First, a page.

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Interview questions that could constitute gender discrimination

As you run your Ohio business, you will likely need to hire new employees from time to time. You may dread the process because it can be time consuming, and you may also have to deal with interviewees who seem to simply waste your time. Still, you have a duty to find the right person for the job, even if it means hours of scrutiny over cover letters, resumes and interview answers.

Of course, during the course of finding the right person, you do not want to find yourself accused of unjustly ruling out a person. Even during the interview process, accusations of discrimination could come against you and your company. In particular, female prospective employees could make such claims if you ask inappropriate questions.

Gender and pregnancy discrimination

Unfortunately, many women do face discrimination in the workplace or during interview proceedings due to their gender, having kids, for being pregnant or planning to become pregnant. You certainly do not want to any job applicant to believe that she experienced discrimination for such reasons. In efforts to protect your company from accusations of discrimination, you may want to avoid the following questions during an interview:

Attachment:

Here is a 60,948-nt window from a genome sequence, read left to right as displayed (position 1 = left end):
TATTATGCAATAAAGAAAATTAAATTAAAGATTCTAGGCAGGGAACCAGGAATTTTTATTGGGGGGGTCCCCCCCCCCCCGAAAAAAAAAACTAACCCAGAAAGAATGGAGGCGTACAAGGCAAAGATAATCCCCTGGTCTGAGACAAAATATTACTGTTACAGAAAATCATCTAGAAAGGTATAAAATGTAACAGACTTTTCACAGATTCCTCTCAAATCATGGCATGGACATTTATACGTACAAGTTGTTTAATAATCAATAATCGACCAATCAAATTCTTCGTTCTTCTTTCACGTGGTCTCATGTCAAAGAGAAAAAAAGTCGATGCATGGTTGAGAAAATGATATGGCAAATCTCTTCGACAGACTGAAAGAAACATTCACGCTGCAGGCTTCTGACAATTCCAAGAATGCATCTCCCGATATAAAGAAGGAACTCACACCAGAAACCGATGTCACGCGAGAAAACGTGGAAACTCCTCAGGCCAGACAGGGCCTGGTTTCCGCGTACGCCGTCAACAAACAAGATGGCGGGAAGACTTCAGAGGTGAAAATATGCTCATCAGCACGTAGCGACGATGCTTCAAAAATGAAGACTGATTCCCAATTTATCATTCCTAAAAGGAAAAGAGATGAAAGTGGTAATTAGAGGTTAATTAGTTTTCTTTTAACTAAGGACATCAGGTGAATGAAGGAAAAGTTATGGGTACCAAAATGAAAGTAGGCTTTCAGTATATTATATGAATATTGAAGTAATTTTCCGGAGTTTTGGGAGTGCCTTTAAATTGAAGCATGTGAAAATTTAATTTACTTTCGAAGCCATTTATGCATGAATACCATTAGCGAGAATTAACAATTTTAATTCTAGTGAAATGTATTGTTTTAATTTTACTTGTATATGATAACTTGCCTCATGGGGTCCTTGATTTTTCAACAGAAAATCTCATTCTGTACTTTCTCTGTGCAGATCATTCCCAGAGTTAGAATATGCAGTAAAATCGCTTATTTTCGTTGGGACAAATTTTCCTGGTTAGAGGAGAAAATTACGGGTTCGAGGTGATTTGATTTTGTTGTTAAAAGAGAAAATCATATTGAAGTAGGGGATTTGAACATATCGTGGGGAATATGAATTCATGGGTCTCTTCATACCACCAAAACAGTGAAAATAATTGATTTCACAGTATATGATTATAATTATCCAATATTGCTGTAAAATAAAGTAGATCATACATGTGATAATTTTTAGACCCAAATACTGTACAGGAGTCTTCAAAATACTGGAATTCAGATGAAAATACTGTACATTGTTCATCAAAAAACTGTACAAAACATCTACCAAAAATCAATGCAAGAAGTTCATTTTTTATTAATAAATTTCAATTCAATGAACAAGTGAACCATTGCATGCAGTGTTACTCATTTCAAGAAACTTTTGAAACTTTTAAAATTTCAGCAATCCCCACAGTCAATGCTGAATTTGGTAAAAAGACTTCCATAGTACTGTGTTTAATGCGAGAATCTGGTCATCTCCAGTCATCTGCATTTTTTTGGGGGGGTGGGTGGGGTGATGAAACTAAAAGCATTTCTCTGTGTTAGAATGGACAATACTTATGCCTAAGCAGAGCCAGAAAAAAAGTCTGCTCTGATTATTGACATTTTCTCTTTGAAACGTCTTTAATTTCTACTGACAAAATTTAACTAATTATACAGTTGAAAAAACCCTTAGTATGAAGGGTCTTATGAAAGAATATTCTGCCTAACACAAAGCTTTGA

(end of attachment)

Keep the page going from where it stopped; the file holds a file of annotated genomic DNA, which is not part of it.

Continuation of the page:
• Asking the applicant if she has children
  • Asking the applicant about her relationship status
  • Asking if her spouse works or what her spouse does for a living
  • Asking if the applicant plans to become pregnant or is pregnant
  • Asking if the applicant is taking birth control
  • Asking about child care arrangements for the applicant's children

Commonly, these and similar questions are only posed to female applicants and are used to determine whether the applicant may miss work due to pregnancy or child-care issues. When such factors play a role in the hiring process, claims of discrimination may be warranted due to protections under the Pregnancy Discrimination Act.

Handling discrimination accusations

Even though you do your best to avoid discriminatory questions and make your hiring decisions based on qualifications, experience and overall suitability for the job, an applicant could still accuse you of gender or pregnancy discrimination. If so, you may want to explore your legal options for defending against such claims. You certainly want to protect your business and its reputation, and providing evidence that discrimination did not take place could help you with that protection.

As you contend with such difficulties, you may find it useful to discuss your situation with an experienced attorney.

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